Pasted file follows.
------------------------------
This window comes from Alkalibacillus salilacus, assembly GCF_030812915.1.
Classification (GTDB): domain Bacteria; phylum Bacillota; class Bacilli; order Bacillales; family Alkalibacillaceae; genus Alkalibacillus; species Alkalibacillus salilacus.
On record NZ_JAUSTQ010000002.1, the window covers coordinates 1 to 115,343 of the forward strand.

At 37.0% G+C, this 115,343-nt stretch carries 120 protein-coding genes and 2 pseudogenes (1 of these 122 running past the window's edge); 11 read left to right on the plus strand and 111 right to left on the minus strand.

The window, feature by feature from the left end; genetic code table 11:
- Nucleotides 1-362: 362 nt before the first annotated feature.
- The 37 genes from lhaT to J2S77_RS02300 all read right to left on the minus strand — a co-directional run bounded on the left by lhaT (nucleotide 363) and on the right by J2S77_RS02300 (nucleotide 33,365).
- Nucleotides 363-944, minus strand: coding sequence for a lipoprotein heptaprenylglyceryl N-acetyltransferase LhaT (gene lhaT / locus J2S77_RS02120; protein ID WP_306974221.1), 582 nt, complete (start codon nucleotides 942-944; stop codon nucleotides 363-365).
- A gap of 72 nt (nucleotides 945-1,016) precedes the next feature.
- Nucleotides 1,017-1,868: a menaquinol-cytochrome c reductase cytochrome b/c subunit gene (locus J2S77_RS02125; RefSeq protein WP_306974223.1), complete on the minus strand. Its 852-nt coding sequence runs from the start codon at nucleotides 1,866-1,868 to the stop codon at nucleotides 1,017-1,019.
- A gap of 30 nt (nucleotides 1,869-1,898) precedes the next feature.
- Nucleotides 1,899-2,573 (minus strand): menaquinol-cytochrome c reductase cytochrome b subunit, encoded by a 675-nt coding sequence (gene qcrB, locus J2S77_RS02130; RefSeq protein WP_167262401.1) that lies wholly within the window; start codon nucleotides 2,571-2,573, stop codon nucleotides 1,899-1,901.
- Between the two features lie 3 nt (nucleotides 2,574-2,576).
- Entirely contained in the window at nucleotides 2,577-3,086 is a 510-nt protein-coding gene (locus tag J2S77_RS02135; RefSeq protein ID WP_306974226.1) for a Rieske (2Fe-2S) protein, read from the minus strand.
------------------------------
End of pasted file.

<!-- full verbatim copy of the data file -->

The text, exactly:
This window comes from Alkalibacillus salilacus, assembly GCF_030812915.1.
Classification (GTDB): domain Bacteria; phylum Bacillota; class Bacilli; order Bacillales; family Alkalibacillaceae; genus Alkalibacillus; species Alkalibacillus salilacus.
On record NZ_JAUSTQ010000002.1, the window covers coordinates 1 to 115,343 of the forward strand.

At 37.0% G+C, this 115,343-nt stretch carries 120 protein-coding genes and 2 pseudogenes (1 of these 122 running past the window's edge); 11 read left to right on the plus strand and 111 right to left on the minus strand.

The window, feature by feature from the left end; genetic code table 11:
- Nucleotides 1-362: 362 nt before the first annotated feature.
- The 37 genes from lhaT to J2S77_RS02300 all read right to left on the minus strand — a co-directional run bounded on the left by lhaT (nucleotide 363) and on the right by J2S77_RS02300 (nucleotide 33,365).
- Nucleotides 363-944, minus strand: coding sequence for a lipoprotein heptaprenylglyceryl N-acetyltransferase LhaT (gene lhaT / locus J2S77_RS02120; protein ID WP_306974221.1), 582 nt, complete (start codon nucleotides 942-944; stop codon nucleotides 363-365).
- A gap of 72 nt (nucleotides 945-1,016) precedes the next feature.
- Nucleotides 1,017-1,868: a menaquinol-cytochrome c reductase cytochrome b/c subunit gene (locus J2S77_RS02125; RefSeq protein WP_306974223.1), complete on the minus strand. Its 852-nt coding sequence runs from the start codon at nucleotides 1,866-1,868 to the stop codon at nucleotides 1,017-1,019.
- A gap of 30 nt (nucleotides 1,869-1,898) precedes the next feature.
- Nucleotides 1,899-2,573 (minus strand): menaquinol-cytochrome c reductase cytochrome b subunit, encoded by a 675-nt coding sequence (gene qcrB, locus J2S77_RS02130; RefSeq protein WP_167262401.1) that lies wholly within the window; start codon nucleotides 2,571-2,573, stop codon nucleotides 1,899-1,901.
- Between the two features lie 3 nt (nucleotides 2,574-2,576).
- Entirely contained in the window at nucleotides 2,577-3,086 is a 510-nt protein-coding gene (locus tag J2S77_RS02135; RefSeq protein ID WP_306974226.1) for a Rieske (2Fe-2S) protein, read from the minus strand.